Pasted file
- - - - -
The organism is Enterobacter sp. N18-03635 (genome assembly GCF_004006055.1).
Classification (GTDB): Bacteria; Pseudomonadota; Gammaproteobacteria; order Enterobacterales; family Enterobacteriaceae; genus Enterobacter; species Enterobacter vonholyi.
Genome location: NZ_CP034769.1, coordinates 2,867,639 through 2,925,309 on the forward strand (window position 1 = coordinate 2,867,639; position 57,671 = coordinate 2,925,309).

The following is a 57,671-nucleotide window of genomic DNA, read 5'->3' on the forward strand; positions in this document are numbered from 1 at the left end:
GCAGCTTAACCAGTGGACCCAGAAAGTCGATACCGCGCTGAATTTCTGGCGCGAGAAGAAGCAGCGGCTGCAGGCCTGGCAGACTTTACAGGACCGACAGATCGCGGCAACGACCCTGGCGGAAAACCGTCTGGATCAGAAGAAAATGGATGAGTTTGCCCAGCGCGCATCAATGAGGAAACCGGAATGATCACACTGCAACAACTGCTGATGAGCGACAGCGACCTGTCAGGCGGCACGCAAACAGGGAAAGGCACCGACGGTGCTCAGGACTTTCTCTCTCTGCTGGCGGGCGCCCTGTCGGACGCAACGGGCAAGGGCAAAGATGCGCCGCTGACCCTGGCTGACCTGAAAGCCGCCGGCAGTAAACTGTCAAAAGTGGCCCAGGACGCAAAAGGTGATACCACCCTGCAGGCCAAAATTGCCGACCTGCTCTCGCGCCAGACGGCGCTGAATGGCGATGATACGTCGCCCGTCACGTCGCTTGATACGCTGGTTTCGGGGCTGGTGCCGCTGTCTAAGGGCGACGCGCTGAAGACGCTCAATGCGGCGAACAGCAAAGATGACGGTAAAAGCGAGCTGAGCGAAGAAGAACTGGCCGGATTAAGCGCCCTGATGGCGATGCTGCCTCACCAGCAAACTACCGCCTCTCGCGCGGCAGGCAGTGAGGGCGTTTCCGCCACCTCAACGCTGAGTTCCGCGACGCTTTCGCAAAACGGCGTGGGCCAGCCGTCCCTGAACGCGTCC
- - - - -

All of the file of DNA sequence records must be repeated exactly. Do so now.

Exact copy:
The organism is Enterobacter sp. N18-03635 (genome assembly GCF_004006055.1).
Classification (GTDB): Bacteria; Pseudomonadota; Gammaproteobacteria; order Enterobacterales; family Enterobacteriaceae; genus Enterobacter; species Enterobacter vonholyi.
Genome location: NZ_CP034769.1, coordinates 2,867,639 through 2,925,309 on the forward strand (window position 1 = coordinate 2,867,639; position 57,671 = coordinate 2,925,309).

The following is a 57,671-nucleotide window of genomic DNA, read 5'->3' on the forward strand; positions in this document are numbered from 1 at the left end:
GCAGCTTAACCAGTGGACCCAGAAAGTCGATACCGCGCTGAATTTCTGGCGCGAGAAGAAGCAGCGGCTGCAGGCCTGGCAGACTTTACAGGACCGACAGATCGCGGCAACGACCCTGGCGGAAAACCGTCTGGATCAGAAGAAAATGGATGAGTTTGCCCAGCGCGCATCAATGAGGAAACCGGAATGATCACACTGCAACAACTGCTGATGAGCGACAGCGACCTGTCAGGCGGCACGCAAACAGGGAAAGGCACCGACGGTGCTCAGGACTTTCTCTCTCTGCTGGCGGGCGCCCTGTCGGACGCAACGGGCAAGGGCAAAGATGCGCCGCTGACCCTGGCTGACCTGAAAGCCGCCGGCAGTAAACTGTCAAAAGTGGCCCAGGACGCAAAAGGTGATACCACCCTGCAGGCCAAAATTGCCGACCTGCTCTCGCGCCAGACGGCGCTGAATGGCGATGATACGTCGCCCGTCACGTCGCTTGATACGCTGGTTTCGGGGCTGGTGCCGCTGTCTAAGGGCGACGCGCTGAAGACGCTCAATGCGGCGAACAGCAAAGATGACGGTAAAAGCGAGCTGAGCGAAGAAGAACTGGCCGGATTAAGCGCCCTGATGGCGATGCTGCCTCACCAGCAAACTACCGCCTCTCGCGCGGCAGGCAGTGAGGGCGTTTCCGCCACCTCAACGCTGAGTTCCGCGACGCTTTCGCAAAACGGCGTGGGCCAGCCGTCCCTGAACGCGTCC